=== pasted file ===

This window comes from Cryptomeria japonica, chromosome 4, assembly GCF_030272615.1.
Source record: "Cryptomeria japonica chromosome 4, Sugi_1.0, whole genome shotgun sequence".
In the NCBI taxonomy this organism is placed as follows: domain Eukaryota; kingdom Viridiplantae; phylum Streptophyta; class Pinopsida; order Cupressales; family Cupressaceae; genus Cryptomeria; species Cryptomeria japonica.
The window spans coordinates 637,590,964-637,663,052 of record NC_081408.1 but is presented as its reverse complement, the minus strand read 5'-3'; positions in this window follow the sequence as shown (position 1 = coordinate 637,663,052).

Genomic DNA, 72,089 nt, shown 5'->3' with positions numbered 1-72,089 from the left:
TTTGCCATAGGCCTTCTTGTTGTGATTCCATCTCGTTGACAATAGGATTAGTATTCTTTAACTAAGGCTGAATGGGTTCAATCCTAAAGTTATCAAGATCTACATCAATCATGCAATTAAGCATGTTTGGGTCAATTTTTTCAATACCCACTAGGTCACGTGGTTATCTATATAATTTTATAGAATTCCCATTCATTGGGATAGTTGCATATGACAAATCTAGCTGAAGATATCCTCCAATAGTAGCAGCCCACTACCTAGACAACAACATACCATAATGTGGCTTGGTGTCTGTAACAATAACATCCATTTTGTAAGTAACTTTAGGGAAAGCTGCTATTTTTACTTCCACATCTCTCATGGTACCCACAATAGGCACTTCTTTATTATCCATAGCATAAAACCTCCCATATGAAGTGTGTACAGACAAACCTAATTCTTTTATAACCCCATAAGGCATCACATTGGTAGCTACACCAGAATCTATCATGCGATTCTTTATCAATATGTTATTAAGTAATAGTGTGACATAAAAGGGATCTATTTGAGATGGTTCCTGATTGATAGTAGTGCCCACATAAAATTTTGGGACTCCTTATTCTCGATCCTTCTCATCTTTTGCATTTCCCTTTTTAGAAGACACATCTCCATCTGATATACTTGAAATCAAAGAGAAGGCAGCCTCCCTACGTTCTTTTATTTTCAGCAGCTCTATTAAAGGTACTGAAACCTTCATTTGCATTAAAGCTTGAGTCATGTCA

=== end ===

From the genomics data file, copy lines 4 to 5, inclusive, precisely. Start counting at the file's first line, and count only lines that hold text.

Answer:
The window spans coordinates 637,590,964-637,663,052 of record NC_081408.1 but is presented as its reverse complement, the minus strand read 5'-3'; positions in this window follow the sequence as shown (position 1 = coordinate 637,663,052).

Genomic DNA, 72,089 nt, shown 5'->3' with positions numbered 1-72,089 from the left: